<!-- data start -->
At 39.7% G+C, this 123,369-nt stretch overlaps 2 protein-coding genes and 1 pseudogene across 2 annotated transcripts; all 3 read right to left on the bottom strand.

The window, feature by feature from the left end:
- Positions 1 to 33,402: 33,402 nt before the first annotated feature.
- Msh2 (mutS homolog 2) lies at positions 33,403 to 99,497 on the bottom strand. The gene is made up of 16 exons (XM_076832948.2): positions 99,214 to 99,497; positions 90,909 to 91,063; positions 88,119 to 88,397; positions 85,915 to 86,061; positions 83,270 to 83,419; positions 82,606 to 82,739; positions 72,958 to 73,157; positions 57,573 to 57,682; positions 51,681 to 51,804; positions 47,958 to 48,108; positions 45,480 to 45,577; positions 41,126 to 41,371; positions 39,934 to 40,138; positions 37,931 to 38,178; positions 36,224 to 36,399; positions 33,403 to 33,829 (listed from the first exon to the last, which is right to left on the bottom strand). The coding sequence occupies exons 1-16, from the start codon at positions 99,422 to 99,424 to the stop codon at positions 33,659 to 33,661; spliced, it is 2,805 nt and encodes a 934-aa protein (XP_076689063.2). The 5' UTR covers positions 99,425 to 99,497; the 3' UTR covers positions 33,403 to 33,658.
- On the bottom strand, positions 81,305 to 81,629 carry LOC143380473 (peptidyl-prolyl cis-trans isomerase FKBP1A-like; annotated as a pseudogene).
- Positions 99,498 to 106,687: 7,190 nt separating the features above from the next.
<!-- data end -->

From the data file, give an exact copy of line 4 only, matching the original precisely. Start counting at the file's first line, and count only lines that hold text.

- Msh2 (mutS homolog 2) lies at positions 33,403 to 99,497 on the bottom strand. The gene is made up of 16 exons (XM_076832948.2): positions 99,214 to 99,497; positions 90,909 to 91,063; positions 88,119 to 88,397; positions 85,915 to 86,061; positions 83,270 to 83,419; positions 82,606 to 82,739; positions 72,958 to 73,157; positions 57,573 to 57,682; positions 51,681 to 51,804; positions 47,958 to 48,108; positions 45,480 to 45,577; positions 41,126 to 41,371; positions 39,934 to 40,138; positions 37,931 to 38,178; positions 36,224 to 36,399; positions 33,403 to 33,829 (listed from the first exon to the last, which is right to left on the bottom strand). The coding sequence occupies exons 1-16, from the start codon at positions 99,422 to 99,424 to the stop codon at positions 33,659 to 33,661; spliced, it is 2,805 nt and encodes a 934-aa protein (XP_076689063.2). The 5' UTR covers positions 99,425 to 99,497; the 3' UTR covers positions 33,403 to 33,658.